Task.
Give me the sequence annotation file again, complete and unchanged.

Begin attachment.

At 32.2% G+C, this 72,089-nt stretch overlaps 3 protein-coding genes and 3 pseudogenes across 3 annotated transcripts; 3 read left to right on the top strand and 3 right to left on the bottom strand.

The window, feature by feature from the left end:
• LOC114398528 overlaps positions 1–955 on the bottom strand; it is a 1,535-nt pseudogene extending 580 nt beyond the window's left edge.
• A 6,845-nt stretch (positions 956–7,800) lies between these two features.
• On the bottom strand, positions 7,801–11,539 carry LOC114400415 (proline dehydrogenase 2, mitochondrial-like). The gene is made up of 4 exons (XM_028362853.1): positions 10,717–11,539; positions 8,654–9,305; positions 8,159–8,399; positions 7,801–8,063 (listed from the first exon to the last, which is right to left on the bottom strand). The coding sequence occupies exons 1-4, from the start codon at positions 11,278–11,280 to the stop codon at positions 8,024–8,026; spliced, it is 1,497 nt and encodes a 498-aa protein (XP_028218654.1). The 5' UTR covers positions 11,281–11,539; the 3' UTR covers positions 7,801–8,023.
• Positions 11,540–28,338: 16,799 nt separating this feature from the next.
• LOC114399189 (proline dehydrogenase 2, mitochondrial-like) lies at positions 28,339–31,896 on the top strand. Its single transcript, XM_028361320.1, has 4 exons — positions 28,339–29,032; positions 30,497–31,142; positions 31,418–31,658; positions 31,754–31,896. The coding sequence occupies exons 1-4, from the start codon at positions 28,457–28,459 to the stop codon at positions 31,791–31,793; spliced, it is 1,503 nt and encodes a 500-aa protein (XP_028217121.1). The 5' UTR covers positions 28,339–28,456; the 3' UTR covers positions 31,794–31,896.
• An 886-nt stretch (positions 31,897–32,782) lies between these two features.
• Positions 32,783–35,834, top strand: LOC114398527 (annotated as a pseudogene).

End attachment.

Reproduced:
At 32.2% G+C, this 72,089-nt stretch overlaps 3 protein-coding genes and 3 pseudogenes across 3 annotated transcripts; 3 read left to right on the top strand and 3 right to left on the bottom strand.

The window, feature by feature from the left end:
• LOC114398528 overlaps positions 1–955 on the bottom strand; it is a 1,535-nt pseudogene extending 580 nt beyond the window's left edge.
• A 6,845-nt stretch (positions 956–7,800) lies between these two features.
• On the bottom strand, positions 7,801–11,539 carry LOC114400415 (proline dehydrogenase 2, mitochondrial-like). The gene is made up of 4 exons (XM_028362853.1): positions 10,717–11,539; positions 8,654–9,305; positions 8,159–8,399; positions 7,801–8,063 (listed from the first exon to the last, which is right to left on the bottom strand). The coding sequence occupies exons 1-4, from the start codon at positions 11,278–11,280 to the stop codon at positions 8,024–8,026; spliced, it is 1,497 nt and encodes a 498-aa protein (XP_028218654.1). The 5' UTR covers positions 11,281–11,539; the 3' UTR covers positions 7,801–8,023.
• Positions 11,540–28,338: 16,799 nt separating this feature from the next.
• LOC114399189 (proline dehydrogenase 2, mitochondrial-like) lies at positions 28,339–31,896 on the top strand. Its single transcript, XM_028361320.1, has 4 exons — positions 28,339–29,032; positions 30,497–31,142; positions 31,418–31,658; positions 31,754–31,896. The coding sequence occupies exons 1-4, from the start codon at positions 28,457–28,459 to the stop codon at positions 31,791–31,793; spliced, it is 1,503 nt and encodes a 500-aa protein (XP_028217121.1). The 5' UTR covers positions 28,339–28,456; the 3' UTR covers positions 31,794–31,896.
• An 886-nt stretch (positions 31,897–32,782) lies between these two features.
• Positions 32,783–35,834, top strand: LOC114398527 (annotated as a pseudogene).